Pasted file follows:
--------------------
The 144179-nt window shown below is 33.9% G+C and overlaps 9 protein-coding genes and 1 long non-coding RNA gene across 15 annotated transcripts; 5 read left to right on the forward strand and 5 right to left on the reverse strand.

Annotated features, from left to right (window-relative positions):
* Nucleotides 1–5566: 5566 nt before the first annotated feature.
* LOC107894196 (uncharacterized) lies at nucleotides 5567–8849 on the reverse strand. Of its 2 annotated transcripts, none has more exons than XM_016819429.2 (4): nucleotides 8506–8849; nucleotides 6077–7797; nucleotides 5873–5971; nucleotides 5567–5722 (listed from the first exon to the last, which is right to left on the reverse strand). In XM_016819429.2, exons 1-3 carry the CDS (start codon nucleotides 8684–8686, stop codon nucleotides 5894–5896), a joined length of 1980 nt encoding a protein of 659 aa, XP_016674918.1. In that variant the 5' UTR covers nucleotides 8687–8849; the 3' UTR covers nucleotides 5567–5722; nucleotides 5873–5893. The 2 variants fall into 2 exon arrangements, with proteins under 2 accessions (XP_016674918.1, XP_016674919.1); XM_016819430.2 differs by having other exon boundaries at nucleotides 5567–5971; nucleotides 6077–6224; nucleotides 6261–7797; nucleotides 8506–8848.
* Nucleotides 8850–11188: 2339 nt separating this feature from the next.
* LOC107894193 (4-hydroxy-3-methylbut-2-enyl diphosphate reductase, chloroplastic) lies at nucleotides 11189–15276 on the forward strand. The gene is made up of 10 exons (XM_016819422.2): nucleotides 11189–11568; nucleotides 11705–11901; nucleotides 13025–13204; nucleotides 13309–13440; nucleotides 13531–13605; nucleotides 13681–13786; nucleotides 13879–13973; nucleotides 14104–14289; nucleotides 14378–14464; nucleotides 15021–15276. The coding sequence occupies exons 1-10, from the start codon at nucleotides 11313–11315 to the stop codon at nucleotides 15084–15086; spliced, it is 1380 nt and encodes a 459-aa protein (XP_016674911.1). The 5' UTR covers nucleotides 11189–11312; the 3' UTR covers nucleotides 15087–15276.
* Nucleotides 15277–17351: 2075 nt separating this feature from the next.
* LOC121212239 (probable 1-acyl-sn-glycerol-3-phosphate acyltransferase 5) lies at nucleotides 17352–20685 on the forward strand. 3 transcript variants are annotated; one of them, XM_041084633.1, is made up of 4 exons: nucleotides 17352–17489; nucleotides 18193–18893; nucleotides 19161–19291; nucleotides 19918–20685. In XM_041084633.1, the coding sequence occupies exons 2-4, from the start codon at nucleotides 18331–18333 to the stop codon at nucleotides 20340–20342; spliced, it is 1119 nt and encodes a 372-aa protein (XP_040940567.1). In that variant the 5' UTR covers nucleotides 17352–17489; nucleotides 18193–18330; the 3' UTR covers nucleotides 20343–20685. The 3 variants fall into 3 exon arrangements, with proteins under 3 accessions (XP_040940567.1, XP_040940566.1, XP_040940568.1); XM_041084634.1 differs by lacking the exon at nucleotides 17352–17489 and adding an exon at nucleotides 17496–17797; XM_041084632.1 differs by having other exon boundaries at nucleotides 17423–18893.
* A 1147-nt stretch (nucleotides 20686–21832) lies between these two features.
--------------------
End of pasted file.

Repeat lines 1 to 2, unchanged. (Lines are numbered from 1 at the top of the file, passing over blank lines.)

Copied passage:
The 144179-nt window shown below is 33.9% G+C and overlaps 9 protein-coding genes and 1 long non-coding RNA gene across 15 annotated transcripts; 5 read left to right on the forward strand and 5 right to left on the reverse strand.

Annotated features, from left to right (window-relative positions):